- to cause to become separated, disconnected, or divergent; uncouple.
- to absorb the shock of (a nuclear explosion): a surrounding mass of earth and rock can decouple a nuclear blast.
- Electronics. to loosen or eliminate the coupling of (a signal between two circuits).
- to separate or diverge from an existing connection; uncouple.
Origin of decouple
Dictionary.com Unabridged Based on the Random House Unabridged Dictionary, © Random House, Inc. 2018
Examples from the Web for decoupling
Nor did the president comment on the decoupling of reproduction from marriage, and its relationship to poverty.Obama Misfires in the War on Poverty
January 13, 2014
The result is a decoupling of federal and provincial systems.Why Doesn't Canada Have a Two Party System?
October 6, 2012
So much for so called "decoupling" theories that they could carry on regardless, even as the West went to hell in a handcart.The Next Nightmare: Global Recession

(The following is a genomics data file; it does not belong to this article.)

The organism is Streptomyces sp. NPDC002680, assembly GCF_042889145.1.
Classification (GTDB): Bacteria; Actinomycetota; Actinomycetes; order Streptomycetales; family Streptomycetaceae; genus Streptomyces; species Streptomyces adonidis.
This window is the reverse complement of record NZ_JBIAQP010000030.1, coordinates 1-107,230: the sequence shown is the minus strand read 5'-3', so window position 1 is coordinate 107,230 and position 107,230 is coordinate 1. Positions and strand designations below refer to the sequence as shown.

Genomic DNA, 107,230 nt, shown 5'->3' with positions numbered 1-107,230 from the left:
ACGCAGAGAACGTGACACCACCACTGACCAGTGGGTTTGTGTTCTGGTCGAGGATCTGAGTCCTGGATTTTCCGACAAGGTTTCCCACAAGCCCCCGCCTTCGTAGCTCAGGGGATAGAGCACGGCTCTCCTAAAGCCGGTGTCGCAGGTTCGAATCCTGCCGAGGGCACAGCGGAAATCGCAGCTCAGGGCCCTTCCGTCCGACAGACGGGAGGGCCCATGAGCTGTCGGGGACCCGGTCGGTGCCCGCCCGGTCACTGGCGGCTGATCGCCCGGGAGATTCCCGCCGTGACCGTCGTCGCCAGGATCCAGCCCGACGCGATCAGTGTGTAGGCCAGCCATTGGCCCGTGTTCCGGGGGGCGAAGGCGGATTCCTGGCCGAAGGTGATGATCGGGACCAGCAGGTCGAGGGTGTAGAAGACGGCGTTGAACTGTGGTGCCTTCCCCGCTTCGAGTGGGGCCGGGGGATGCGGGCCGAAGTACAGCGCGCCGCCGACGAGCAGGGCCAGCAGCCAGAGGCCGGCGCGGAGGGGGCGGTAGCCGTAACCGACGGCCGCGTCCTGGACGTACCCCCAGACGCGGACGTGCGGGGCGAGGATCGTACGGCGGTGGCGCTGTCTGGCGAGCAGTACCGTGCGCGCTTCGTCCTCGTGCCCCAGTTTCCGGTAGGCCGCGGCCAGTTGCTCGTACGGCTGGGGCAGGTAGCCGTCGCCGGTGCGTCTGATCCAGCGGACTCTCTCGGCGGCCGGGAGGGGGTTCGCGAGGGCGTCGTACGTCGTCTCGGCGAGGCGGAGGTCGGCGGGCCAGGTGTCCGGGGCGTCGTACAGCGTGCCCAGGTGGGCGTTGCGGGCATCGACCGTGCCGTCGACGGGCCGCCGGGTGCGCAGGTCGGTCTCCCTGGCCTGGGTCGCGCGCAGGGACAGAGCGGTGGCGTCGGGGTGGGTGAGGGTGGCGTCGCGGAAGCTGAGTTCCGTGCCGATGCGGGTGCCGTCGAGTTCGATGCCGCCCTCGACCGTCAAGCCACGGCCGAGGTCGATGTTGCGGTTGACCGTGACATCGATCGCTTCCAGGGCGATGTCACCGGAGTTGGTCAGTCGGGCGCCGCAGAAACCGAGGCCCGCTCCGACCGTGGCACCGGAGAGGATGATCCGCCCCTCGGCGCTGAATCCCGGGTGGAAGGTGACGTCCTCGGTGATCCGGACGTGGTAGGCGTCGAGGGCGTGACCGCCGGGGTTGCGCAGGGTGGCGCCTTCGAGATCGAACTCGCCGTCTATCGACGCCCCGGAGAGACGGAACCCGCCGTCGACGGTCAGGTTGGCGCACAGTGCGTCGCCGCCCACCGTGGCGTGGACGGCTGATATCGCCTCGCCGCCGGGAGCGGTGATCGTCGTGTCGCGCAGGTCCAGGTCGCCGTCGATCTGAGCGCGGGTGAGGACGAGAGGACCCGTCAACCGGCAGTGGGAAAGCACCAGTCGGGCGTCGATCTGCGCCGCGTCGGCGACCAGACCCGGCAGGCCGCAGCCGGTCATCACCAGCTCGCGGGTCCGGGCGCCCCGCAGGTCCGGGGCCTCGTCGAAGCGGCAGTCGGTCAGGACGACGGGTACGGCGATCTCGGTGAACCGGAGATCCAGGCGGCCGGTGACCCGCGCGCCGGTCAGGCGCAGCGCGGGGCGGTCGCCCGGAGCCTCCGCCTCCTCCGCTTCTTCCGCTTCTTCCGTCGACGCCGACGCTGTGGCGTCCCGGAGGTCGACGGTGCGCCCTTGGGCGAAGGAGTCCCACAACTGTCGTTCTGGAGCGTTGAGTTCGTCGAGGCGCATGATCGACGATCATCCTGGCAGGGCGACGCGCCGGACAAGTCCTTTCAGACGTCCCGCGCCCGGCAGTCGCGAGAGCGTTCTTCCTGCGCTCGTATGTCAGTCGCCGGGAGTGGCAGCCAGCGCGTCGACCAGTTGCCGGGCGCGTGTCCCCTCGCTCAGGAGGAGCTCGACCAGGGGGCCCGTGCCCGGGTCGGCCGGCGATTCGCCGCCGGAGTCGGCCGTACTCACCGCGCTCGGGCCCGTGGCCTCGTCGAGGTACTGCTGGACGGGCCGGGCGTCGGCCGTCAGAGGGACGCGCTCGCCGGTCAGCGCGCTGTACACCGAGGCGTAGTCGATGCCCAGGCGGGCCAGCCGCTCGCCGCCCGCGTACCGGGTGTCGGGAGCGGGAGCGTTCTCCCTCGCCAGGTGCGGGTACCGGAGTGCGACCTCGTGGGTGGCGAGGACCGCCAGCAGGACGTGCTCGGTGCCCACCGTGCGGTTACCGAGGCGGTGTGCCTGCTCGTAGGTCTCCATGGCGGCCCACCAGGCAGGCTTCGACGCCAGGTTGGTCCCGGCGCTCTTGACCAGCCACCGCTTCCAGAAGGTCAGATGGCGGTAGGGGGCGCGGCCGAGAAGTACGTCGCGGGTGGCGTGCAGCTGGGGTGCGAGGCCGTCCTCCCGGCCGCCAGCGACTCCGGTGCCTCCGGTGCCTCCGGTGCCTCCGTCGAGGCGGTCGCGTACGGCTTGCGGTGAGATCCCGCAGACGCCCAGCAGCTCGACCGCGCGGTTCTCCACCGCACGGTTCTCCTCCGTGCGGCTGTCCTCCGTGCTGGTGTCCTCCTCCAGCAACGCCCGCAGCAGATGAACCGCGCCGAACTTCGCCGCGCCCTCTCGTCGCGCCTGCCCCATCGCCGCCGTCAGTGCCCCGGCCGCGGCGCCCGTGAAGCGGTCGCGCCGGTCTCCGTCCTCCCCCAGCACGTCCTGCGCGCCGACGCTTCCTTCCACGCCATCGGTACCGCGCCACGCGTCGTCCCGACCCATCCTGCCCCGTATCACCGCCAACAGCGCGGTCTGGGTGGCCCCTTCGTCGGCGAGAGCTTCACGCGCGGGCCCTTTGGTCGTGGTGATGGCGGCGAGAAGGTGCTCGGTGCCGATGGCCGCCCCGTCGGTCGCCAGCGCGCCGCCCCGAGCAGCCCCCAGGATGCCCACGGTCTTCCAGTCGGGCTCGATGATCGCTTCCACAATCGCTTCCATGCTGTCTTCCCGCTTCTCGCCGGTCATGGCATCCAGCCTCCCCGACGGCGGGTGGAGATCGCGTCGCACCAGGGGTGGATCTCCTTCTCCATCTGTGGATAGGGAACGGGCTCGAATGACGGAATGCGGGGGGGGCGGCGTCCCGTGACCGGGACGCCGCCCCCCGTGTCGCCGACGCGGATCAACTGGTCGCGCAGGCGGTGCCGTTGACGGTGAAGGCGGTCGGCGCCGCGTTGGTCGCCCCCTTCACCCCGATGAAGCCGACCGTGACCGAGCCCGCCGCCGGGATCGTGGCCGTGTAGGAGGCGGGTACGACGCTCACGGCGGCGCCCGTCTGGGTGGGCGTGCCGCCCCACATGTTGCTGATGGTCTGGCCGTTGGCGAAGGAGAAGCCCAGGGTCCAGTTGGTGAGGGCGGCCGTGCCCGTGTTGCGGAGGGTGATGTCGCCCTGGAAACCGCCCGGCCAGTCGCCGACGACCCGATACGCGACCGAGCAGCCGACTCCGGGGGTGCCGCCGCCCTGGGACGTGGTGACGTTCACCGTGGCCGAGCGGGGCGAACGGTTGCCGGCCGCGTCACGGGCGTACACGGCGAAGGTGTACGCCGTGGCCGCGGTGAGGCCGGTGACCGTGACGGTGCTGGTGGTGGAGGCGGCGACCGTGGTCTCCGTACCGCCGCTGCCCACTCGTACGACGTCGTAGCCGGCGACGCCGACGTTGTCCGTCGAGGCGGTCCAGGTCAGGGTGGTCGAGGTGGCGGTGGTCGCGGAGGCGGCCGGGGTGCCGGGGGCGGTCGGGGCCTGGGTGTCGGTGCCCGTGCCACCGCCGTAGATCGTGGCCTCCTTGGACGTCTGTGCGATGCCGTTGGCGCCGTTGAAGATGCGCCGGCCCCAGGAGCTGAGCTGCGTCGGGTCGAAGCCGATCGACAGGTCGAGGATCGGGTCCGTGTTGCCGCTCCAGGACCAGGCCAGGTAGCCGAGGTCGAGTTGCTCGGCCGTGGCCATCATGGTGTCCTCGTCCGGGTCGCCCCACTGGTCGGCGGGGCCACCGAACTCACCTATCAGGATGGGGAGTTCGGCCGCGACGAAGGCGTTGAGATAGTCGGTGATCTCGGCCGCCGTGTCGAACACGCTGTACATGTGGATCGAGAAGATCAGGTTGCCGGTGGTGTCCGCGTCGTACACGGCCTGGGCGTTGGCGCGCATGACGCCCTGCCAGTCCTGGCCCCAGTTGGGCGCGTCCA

October 16, 2008
- the separation of previously linked systems so that they may operate independently
- electronics the reduction or avoidance of undesired distortion or oscillations in a circuit, caused by unwanted common coupling between two or more circuits
- (tr) to separate (joined or coupled subsystems) thereby enabling them to exist and operate separately
Collins English Dictionary - Complete & Unabridged 2012 Digital Edition © William Collins Sons & Co. Ltd. 1979, 1986 © HarperCollins Publishers 1998, 2000, 2003, 2005, 2006, 2007, 2009, 2012
Word Origin and History for decoupling
Online Etymology Dictionary, © 2010 Douglas Harper